To be calculate a margin, you must set off the operating profit against something else. The thing against with you set off the operating profit is called the profit level indicator. There are various profit level indicators. The most commonly used are the Operating Margin (Operating Profit / Turnover) or the Net Cost Plus Mark-up (Operating Profit / (Sales – Operating Profit). As with selecting the most suitable transfer pricing method, you must choose the most suitable profit level indicator for the specific situation. The transfer pricing experts at Crowe Peak can advise you in this.
For example: RelatedParty GmbH sells machine parts to its Dutch group company You B.V. You B.V. sells these products to independent third parties on the Dutch market. The consultants of You B.V. have determined that the TNMM is the most suitable transfer pricing method to generate business profits for You B.V. and that the operating profit must be compared to turnover. The transfer pricing advisers have determined that independent third parties achieve an operating profit equal to 6% of turnover. If You B.V. has € 1 million turnover, then the price for the machine parts purchased from RelatedParty GmbH should be set in such a way that the operating profit for You B.V. will amount to € 60,000 (i.e. 6% of € 1 million).
Profit split method
When group companies apply the PSM, the (operating) profit achieved with the transaction is divided between the group companies concerned. In order to correctly apply the PSM, the (operational) profit will have to be distributed in a manner that third parties would also have agreed in a comparable situation.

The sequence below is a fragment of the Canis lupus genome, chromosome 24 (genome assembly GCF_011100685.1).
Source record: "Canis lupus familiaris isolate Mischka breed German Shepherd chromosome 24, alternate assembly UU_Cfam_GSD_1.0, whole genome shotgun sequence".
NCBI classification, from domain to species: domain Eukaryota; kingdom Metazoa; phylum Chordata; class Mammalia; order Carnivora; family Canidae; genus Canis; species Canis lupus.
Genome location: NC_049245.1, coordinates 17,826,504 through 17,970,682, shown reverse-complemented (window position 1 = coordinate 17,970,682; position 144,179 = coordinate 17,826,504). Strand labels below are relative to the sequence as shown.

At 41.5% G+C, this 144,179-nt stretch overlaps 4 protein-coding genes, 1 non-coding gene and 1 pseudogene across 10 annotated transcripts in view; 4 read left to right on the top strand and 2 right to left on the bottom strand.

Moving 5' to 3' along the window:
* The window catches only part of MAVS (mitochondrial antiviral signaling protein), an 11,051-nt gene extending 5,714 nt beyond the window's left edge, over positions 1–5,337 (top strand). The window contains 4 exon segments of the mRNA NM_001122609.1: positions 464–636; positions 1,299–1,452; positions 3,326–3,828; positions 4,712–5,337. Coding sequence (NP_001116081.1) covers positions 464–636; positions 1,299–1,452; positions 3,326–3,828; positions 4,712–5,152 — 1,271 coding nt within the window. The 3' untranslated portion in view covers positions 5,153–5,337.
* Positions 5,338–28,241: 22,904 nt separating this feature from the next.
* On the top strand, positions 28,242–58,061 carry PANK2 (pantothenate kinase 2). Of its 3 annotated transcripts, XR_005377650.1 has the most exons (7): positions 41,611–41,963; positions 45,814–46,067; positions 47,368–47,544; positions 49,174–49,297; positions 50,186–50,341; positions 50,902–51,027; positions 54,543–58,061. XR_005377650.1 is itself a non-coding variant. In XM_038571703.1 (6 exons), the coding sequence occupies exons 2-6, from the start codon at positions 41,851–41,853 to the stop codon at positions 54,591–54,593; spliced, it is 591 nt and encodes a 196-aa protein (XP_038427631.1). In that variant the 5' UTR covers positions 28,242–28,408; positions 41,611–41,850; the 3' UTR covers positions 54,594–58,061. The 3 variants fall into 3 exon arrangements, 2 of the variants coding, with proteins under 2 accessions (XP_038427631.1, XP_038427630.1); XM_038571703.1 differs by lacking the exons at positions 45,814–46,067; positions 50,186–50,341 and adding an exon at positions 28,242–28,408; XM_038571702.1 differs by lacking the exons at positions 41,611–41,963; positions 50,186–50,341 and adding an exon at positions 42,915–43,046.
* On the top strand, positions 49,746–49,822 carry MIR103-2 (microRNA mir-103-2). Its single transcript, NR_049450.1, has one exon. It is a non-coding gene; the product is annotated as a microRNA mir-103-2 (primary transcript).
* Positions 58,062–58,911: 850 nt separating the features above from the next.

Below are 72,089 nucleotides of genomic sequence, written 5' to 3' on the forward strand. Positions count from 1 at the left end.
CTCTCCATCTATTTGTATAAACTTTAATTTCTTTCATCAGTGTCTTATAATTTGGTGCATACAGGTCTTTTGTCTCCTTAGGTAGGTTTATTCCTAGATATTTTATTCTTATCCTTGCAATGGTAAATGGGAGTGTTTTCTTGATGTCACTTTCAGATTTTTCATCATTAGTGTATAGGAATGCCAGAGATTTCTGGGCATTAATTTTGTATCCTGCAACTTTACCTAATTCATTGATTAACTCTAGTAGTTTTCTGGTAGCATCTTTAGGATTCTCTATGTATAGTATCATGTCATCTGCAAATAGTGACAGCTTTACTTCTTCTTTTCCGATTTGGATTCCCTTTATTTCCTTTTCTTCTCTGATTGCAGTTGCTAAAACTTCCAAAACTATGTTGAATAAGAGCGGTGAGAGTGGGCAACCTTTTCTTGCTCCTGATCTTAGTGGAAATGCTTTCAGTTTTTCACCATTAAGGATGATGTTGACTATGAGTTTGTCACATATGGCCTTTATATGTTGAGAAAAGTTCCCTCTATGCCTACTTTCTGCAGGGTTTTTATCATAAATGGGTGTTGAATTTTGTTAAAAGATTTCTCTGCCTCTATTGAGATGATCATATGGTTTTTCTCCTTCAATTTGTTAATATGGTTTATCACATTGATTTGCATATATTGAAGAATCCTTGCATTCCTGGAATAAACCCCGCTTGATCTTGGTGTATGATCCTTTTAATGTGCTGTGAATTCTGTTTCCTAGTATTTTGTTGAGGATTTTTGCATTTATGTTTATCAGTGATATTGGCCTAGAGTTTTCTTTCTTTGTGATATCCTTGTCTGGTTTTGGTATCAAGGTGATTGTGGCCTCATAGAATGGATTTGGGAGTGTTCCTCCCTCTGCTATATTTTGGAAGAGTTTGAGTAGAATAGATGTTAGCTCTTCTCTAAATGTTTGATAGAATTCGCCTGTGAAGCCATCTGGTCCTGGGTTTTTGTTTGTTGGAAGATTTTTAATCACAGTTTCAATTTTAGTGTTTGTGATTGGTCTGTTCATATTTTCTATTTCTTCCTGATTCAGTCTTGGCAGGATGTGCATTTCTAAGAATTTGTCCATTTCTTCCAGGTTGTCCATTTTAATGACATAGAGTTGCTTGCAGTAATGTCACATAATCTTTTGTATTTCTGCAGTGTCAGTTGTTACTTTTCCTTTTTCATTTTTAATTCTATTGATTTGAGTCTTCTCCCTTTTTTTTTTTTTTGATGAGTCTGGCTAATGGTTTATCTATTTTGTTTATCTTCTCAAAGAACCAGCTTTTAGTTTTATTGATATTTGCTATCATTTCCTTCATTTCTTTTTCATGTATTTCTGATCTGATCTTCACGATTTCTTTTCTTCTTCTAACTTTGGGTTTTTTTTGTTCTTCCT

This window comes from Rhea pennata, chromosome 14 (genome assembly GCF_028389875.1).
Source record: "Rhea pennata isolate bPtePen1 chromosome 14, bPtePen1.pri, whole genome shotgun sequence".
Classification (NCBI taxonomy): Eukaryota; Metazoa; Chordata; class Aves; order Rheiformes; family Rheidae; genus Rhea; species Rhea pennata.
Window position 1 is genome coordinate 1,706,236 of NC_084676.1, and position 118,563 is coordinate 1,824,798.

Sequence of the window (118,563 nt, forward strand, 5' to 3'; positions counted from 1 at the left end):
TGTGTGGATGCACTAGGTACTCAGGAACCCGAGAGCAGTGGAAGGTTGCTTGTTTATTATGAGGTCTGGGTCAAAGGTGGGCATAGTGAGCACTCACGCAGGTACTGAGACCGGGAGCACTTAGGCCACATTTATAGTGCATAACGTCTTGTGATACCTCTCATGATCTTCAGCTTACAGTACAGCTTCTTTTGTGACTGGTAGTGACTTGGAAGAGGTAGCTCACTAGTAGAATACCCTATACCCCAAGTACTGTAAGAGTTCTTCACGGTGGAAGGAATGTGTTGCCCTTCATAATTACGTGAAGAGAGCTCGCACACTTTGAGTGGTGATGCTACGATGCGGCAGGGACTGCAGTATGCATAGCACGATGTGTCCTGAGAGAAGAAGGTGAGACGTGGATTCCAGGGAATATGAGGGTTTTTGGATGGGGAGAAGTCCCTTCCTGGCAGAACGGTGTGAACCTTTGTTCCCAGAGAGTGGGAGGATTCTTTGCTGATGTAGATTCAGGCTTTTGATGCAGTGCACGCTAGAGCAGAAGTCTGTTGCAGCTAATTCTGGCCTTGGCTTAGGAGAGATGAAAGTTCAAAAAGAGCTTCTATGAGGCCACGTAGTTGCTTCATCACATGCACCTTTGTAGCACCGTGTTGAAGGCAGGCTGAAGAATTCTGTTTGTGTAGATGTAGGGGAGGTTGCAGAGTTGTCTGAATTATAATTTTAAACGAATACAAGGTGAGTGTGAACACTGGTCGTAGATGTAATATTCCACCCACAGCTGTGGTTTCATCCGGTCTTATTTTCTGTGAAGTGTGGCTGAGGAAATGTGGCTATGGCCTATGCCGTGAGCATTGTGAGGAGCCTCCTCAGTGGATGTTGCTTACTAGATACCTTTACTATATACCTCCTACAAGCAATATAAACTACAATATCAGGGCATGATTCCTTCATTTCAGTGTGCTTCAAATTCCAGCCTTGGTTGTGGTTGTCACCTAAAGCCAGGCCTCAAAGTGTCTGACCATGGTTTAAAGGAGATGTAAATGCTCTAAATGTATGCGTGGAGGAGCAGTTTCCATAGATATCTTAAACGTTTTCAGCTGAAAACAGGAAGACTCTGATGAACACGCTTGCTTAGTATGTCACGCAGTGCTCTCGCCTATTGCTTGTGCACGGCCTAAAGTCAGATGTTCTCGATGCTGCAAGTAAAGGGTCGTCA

We often times see clients applying this method. It may feel fair to share risks and thus profit and loss, but this is often times not correct from a transfer pricing point of view. The PSM is the most suitable method only in a limited number of cases. In addition, the use of the PSM is often not desirable. Admittedly, the method seems to be easy to apply operationally. However, substantiating the profit allocation key used is very difficult because it can only be objectified and can never be determined objectively. As a result, the allocation key used will almost always lead to discussions with tax authorities. It is therefore always important in these, and in other cases, to have an adviser look at the chosen transfer pricing method.
What if I don’t choose the most suitable transfer pricing method?
What happens if you don’t choose the most suitable transfer pricing method? As part of your transfer pricing documentation, you need to be able to substantiate why the transfer pricing method you have chosen is the most suitable in the given situation. When conducting an audit, the Dutch tax authorities will always start from the transfer pricing method chosen by the taxpayer.
You are free to choose your transfer pricing method, provided it leads to an at arm’s lengthoutcome for the specific transaction. If the Tax Authorities feel that the chosen transfer pricing method does not lead to an at arm’s lengthoutcome, then they will impose a transfer pricing adjustment.
A transfer pricing adjustment affects more than your taxable profit. By taking into account a (fictitious) transaction, it must also become clear how the profit correction has been incorporated in the accounts. For example, the adjustment may be implemented by means of a current account position or the distribution of a (constructive) dividend. These (fictitious) transactions can then again influence your profit or taxation. For example, a current account can affect your profit by taking an at arm’s length interest rate into account and a (constructive) dividend can lead to the payment of dividend withholding tax.
Do you need help choosing the most suitable transfer pricing method for your situation? Please do not hesitate to contact our transfer pricing specialists.